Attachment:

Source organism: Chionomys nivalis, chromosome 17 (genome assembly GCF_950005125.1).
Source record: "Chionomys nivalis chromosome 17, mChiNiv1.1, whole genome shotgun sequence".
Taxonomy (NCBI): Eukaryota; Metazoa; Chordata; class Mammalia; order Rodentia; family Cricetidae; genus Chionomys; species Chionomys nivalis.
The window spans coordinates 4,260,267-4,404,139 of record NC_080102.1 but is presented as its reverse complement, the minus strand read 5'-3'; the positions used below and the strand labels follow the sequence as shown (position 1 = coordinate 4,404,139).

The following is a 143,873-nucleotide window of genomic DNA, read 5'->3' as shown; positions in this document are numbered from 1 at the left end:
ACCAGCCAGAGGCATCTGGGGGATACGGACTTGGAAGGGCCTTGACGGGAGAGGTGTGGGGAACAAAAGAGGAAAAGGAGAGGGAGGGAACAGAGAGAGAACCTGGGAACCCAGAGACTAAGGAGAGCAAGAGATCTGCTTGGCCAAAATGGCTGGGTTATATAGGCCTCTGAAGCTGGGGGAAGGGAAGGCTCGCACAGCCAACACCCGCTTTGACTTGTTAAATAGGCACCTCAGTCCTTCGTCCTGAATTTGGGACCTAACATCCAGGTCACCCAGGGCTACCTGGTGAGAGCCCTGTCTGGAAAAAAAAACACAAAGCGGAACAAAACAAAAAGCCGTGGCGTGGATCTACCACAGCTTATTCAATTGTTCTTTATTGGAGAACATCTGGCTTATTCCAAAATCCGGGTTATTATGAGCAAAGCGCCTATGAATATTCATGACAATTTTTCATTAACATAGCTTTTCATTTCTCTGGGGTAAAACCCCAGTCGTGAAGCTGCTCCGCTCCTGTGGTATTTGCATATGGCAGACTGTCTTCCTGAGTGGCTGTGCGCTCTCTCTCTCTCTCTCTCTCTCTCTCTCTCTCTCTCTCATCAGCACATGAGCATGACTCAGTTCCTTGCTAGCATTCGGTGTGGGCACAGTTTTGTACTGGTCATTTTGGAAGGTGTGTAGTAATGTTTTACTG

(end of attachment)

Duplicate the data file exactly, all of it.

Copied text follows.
Source organism: Chionomys nivalis, chromosome 17 (genome assembly GCF_950005125.1).
Source record: "Chionomys nivalis chromosome 17, mChiNiv1.1, whole genome shotgun sequence".
Taxonomy (NCBI): Eukaryota; Metazoa; Chordata; class Mammalia; order Rodentia; family Cricetidae; genus Chionomys; species Chionomys nivalis.
The window spans coordinates 4,260,267-4,404,139 of record NC_080102.1 but is presented as its reverse complement, the minus strand read 5'-3'; the positions used below and the strand labels follow the sequence as shown (position 1 = coordinate 4,404,139).

The following is a 143,873-nucleotide window of genomic DNA, read 5'->3' as shown; positions in this document are numbered from 1 at the left end:
ACCAGCCAGAGGCATCTGGGGGATACGGACTTGGAAGGGCCTTGACGGGAGAGGTGTGGGGAACAAAAGAGGAAAAGGAGAGGGAGGGAACAGAGAGAGAACCTGGGAACCCAGAGACTAAGGAGAGCAAGAGATCTGCTTGGCCAAAATGGCTGGGTTATATAGGCCTCTGAAGCTGGGGGAAGGGAAGGCTCGCACAGCCAACACCCGCTTTGACTTGTTAAATAGGCACCTCAGTCCTTCGTCCTGAATTTGGGACCTAACATCCAGGTCACCCAGGGCTACCTGGTGAGAGCCCTGTCTGGAAAAAAAAACACAAAGCGGAACAAAACAAAAAGCCGTGGCGTGGATCTACCACAGCTTATTCAATTGTTCTTTATTGGAGAACATCTGGCTTATTCCAAAATCCGGGTTATTATGAGCAAAGCGCCTATGAATATTCATGACAATTTTTCATTAACATAGCTTTTCATTTCTCTGGGGTAAAACCCCAGTCGTGAAGCTGCTCCGCTCCTGTGGTATTTGCATATGGCAGACTGTCTTCCTGAGTGGCTGTGCGCTCTCTCTCTCTCTCTCTCTCTCTCTCTCTCTCTCTCTCATCAGCACATGAGCATGACTCAGTTCCTTGCTAGCATTCGGTGTGGGCACAGTTTTGTACTGGTCATTTTGGAAGGTGTGTAGTAATGTTTTACTG